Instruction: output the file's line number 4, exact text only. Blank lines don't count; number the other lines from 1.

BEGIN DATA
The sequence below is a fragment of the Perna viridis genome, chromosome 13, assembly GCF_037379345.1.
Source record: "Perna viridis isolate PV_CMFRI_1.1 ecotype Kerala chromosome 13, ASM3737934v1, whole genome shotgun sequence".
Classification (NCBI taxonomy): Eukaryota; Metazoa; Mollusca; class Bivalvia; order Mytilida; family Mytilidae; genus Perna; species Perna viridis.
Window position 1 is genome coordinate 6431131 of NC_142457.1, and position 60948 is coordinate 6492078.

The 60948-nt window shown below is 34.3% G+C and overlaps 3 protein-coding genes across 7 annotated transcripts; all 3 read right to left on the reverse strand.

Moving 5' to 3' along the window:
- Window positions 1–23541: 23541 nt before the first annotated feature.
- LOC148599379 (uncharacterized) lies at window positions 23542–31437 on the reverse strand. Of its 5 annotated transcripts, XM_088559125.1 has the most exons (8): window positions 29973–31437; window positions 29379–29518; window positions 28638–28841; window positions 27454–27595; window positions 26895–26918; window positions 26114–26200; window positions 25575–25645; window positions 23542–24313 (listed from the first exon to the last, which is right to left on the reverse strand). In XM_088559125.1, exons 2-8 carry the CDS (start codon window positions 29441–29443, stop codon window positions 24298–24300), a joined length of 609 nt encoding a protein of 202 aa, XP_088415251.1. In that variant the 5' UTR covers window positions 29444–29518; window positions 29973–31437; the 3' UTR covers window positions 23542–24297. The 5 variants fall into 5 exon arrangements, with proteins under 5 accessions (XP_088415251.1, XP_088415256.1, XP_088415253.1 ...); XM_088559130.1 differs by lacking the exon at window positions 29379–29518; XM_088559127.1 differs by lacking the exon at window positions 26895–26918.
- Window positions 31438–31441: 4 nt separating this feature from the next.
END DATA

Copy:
Window position 1 is genome coordinate 6431131 of NC_142457.1, and position 60948 is coordinate 6492078.